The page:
Electronic Music.
Electronica includes a wide range of
contemporary electronic music designed for a
wide range of uses, including foreground
listening, some forms of dancing, and
background music for other activities; however,
unlike electronic dance music, it is not
specifically made for dancing. The term was first
used in the United States in the early 1990s with
regards to post-rave global-influenced electronic
dance music. Genres such as techno, drum and
bass, downtempo, and ambient are among those
encompassed by the umbrella term, entering the
American mainstream from "alternative" or
"underground" venues during the late 1990s.
Prior to the adoption of electronica for this
purpose, terms such as electronic listening
music, and intelligent dance music (IDM) were
used. Electronica has grown to influence
mainstream crossover recordings. Electronic
sounds began to form the basis of a wide array
of popular music in the late 1970s, and became
key to the mainstream pop and rock sounds of
the 1980s. Since the adoption of "electronica" in
the 1990s to describe more underground music
with an electronic aesthetic, elements of modern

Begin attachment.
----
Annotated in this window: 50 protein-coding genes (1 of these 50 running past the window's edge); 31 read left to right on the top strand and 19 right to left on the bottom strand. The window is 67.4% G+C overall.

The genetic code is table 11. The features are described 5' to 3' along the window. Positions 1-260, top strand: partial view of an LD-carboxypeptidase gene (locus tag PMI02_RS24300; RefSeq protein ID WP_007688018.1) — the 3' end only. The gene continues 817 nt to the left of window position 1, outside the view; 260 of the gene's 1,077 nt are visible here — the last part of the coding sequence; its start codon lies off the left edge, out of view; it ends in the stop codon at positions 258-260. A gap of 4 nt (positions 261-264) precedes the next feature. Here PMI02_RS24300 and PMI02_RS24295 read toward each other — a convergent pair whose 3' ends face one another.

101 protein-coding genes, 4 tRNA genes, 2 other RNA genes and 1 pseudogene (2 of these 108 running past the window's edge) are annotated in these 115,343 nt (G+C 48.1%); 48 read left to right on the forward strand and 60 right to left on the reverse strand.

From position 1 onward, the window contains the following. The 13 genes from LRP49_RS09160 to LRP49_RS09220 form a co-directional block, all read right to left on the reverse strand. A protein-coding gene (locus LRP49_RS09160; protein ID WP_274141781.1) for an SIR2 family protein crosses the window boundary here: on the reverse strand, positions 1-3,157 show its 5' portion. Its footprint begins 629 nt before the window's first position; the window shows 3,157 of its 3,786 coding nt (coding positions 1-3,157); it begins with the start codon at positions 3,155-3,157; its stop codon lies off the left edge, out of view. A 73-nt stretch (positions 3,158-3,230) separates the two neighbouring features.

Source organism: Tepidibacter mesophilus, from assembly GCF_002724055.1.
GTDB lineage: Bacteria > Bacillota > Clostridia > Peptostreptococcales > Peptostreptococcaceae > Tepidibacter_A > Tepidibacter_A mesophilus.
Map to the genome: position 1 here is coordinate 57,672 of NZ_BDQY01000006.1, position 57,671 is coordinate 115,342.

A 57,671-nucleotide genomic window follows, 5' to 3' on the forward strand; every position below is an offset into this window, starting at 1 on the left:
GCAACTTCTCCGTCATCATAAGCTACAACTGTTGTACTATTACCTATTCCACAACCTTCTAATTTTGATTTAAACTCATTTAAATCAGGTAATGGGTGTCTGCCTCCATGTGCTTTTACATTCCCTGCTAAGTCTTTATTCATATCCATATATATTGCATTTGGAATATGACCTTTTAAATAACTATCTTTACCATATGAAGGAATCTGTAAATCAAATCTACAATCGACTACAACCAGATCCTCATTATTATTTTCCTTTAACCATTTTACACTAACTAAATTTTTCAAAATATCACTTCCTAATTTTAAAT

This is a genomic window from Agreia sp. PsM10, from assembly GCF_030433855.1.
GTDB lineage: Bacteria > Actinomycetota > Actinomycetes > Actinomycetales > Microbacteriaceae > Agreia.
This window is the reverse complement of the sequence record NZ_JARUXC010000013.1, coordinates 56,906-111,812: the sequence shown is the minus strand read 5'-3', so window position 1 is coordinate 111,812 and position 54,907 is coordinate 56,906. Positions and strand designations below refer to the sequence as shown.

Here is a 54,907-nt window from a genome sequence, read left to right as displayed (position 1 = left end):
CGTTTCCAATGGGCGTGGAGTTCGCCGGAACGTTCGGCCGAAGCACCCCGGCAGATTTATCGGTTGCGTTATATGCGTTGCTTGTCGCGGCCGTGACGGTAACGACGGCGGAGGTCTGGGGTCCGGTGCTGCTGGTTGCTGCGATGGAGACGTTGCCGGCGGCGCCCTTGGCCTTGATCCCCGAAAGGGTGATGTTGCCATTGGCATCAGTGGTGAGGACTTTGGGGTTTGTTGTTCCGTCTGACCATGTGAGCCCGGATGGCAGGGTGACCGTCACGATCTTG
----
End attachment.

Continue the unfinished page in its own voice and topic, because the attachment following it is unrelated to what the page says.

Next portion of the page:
electronica have been adopted by many popular
artists in mainstream music. Electronic Dance
Music Culture, a contemporary subculture
centered on raves, is a global phenomenon that
has been attracting the interest of scholars
across the globe. Originating from "Acid House"
parties in Ibiza and "Psychedelic Trance" dance
parties in Goa, raves became the most dynamic
digital counterculture of the 1990s. First in
Europe, then in the US, and then all over the
world, raves have become associated with
peace-and-love idealism, community, an
embrace of technology, and psychedelic
consciousness, though they have been criticized
for their acceptance of drug usage and sexual
practices that are of questionable safety. The
music performed at most events is called
electronic dance music, or EDM.